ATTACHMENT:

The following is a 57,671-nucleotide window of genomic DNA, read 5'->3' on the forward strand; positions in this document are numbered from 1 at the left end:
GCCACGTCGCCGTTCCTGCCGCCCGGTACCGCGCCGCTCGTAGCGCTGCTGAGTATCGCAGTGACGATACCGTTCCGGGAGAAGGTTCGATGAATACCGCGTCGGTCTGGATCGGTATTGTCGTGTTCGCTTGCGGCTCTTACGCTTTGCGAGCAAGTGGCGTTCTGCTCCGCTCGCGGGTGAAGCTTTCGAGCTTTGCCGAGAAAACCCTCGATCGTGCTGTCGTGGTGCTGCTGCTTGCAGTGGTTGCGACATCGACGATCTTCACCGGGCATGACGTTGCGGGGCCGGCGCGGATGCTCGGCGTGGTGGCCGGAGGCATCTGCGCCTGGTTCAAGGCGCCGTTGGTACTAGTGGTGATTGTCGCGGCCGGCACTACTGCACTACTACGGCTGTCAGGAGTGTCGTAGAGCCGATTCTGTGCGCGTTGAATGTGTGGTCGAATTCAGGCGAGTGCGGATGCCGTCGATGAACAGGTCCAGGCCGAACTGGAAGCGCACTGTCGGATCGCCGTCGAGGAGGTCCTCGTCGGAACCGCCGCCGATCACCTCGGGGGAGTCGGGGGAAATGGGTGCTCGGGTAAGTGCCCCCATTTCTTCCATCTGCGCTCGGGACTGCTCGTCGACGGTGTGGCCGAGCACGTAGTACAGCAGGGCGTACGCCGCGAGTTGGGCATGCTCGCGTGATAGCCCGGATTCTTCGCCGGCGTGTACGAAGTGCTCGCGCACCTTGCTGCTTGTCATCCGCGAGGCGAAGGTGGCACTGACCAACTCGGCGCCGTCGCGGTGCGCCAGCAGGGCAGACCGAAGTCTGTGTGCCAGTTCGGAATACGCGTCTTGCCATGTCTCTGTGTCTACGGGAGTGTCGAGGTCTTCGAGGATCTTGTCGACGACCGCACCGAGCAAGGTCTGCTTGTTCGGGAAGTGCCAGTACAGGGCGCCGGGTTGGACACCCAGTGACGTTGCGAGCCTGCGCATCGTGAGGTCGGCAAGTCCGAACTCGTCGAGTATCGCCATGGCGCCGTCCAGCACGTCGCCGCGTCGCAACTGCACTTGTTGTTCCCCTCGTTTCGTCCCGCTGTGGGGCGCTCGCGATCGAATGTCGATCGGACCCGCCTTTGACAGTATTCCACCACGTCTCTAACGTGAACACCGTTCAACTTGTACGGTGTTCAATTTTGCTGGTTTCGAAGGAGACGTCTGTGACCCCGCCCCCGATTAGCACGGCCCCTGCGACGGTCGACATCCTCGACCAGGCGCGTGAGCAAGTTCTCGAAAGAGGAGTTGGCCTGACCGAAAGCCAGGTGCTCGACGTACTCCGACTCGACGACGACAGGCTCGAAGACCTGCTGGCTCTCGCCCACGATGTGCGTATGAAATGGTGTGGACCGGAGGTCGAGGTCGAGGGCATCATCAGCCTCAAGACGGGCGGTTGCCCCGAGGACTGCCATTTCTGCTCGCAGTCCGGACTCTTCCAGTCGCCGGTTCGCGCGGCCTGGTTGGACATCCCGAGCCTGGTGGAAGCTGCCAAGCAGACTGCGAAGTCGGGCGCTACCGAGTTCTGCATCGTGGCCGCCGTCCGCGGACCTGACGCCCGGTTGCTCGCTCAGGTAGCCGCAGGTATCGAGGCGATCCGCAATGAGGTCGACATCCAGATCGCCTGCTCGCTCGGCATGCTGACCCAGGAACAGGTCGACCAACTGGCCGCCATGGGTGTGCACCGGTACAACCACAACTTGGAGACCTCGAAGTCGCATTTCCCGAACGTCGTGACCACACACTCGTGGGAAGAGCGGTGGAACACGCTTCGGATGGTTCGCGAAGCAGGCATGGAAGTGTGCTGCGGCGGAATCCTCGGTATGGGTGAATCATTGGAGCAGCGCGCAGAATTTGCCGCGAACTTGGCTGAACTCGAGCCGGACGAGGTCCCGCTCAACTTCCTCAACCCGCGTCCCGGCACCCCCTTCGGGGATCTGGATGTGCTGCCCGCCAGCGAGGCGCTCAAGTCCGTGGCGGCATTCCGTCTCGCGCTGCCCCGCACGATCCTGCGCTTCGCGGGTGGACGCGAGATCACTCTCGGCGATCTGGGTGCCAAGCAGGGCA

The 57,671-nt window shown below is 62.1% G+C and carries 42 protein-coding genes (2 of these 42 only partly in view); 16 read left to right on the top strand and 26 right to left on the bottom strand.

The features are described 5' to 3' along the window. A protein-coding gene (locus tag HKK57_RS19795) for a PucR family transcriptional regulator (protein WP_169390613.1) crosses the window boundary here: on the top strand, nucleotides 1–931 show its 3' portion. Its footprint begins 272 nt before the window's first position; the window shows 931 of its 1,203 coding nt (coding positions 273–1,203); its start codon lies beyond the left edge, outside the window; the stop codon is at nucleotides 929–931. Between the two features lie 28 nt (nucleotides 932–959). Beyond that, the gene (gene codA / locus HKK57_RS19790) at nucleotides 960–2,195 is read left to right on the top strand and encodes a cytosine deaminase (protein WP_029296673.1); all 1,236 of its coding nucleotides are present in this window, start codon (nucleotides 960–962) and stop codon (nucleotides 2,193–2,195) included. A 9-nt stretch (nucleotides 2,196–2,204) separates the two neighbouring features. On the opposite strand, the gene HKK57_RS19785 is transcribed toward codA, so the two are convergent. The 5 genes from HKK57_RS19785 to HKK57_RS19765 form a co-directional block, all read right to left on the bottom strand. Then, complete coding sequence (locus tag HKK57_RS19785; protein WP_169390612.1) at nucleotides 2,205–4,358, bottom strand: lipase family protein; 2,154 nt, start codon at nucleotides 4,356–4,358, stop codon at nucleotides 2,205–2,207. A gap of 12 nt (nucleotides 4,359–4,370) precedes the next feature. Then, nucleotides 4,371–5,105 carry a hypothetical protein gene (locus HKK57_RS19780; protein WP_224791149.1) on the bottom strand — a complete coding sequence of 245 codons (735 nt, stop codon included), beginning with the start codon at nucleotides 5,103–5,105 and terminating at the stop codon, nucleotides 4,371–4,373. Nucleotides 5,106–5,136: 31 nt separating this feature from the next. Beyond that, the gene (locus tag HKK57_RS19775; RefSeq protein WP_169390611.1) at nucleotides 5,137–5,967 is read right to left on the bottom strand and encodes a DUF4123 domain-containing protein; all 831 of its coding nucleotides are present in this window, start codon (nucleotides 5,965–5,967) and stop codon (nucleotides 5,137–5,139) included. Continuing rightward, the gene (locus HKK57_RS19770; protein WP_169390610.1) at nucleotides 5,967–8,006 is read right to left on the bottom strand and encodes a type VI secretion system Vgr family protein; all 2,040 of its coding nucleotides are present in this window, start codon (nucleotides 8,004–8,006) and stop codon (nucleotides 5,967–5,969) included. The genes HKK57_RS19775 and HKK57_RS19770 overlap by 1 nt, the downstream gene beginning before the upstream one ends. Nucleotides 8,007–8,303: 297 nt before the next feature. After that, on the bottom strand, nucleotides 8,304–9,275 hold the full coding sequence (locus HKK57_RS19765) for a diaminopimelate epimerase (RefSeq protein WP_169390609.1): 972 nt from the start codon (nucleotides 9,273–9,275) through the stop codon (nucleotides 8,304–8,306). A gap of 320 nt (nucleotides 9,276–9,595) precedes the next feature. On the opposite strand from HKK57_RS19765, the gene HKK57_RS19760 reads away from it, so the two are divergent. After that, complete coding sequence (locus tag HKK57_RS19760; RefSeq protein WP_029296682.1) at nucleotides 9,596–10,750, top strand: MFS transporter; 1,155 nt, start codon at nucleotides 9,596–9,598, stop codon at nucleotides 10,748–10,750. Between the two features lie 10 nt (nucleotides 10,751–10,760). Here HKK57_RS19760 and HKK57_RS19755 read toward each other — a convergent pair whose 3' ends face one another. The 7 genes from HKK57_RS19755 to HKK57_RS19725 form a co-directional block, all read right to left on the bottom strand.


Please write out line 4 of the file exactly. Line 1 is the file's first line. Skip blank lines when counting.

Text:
The features are described 5' to 3' along the window. A protein-coding gene (locus tag HKK57_RS19795) for a PucR family transcriptional regulator (protein WP_169390613.1) crosses the window boundary here: on the top strand, nucleotides 1–931 show its 3' portion. Its footprint begins 272 nt before the window's first position; the window shows 931 of its 1,203 coding nt (coding positions 273–1,203); its start codon lies beyond the left edge, outside the window; the stop codon is at nucleotides 929–931. Between the two features lie 28 nt (nucleotides 932–959). Beyond that, the gene (gene codA / locus HKK57_RS19790) at nucleotides 960–2,195 is read left to right on the top strand and encodes a cytosine deaminase (protein WP_029296673.1); all 1,236 of its coding nucleotides are present in this window, start codon (nucleotides 960–962) and stop codon (nucleotides 2,193–2,195) included. A 9-nt stretch (nucleotides 2,196–2,204) separates the two neighbouring features. On the opposite strand, the gene HKK57_RS19785 is transcribed toward codA, so the two are convergent. The 5 genes from HKK57_RS19785 to HKK57_RS19765 form a co-directional block, all read right to left on the bottom strand. Then, complete coding sequence (locus tag HKK57_RS19785; protein WP_169390612.1) at nucleotides 2,205–4,358, bottom strand: lipase family protein; 2,154 nt, start codon at nucleotides 4,356–4,358, stop codon at nucleotides 2,205–2,207. A gap of 12 nt (nucleotides 4,359–4,370) precedes the next feature. Then, nucleotides 4,371–5,105 carry a hypothetical protein gene (locus HKK57_RS19780; protein WP_224791149.1) on the bottom strand — a complete coding sequence of 245 codons (735 nt, stop codon included), beginning with the start codon at nucleotides 5,103–5,105 and terminating at the stop codon, nucleotides 4,371–4,373. Nucleotides 5,106–5,136: 31 nt separating this feature from the next. Beyond that, the gene (locus tag HKK57_RS19775; RefSeq protein WP_169390611.1) at nucleotides 5,137–5,967 is read right to left on the bottom strand and encodes a DUF4123 domain-containing protein; all 831 of its coding nucleotides are present in this window, start codon (nucleotides 5,965–5,967) and stop codon (nucleotides 5,137–5,139) included. Continuing rightward, the gene (locus HKK57_RS19770; protein WP_169390610.1) at nucleotides 5,967–8,006 is read right to left on the bottom strand and encodes a type VI secretion system Vgr family protein; all 2,040 of its coding nucleotides are present in this window, start codon (nucleotides 8,004–8,006) and stop codon (nucleotides 5,967–5,969) included. The genes HKK57_RS19775 and HKK57_RS19770 overlap by 1 nt, the downstream gene beginning before the upstream one ends. Nucleotides 8,007–8,303: 297 nt before the next feature. After that, on the bottom strand, nucleotides 8,304–9,275 hold the full coding sequence (locus HKK57_RS19765) for a diaminopimelate epimerase (RefSeq protein WP_169390609.1): 972 nt from the start codon (nucleotides 9,273–9,275) through the stop codon (nucleotides 8,304–8,306). A gap of 320 nt (nucleotides 9,276–9,595) precedes the next feature. On the opposite strand from HKK57_RS19765, the gene HKK57_RS19760 reads away from it, so the two are divergent. After that, complete coding sequence (locus tag HKK57_RS19760; RefSeq protein WP_029296682.1) at nucleotides 9,596–10,750, top strand: MFS transporter; 1,155 nt, start codon at nucleotides 9,596–9,598, stop codon at nucleotides 10,748–10,750. Between the two features lie 10 nt (nucleotides 10,751–10,760). Here HKK57_RS19760 and HKK57_RS19755 read toward each other — a convergent pair whose 3' ends face one another. The 7 genes from HKK57_RS19755 to HKK57_RS19725 form a co-directional block, all read right to left on the bottom strand.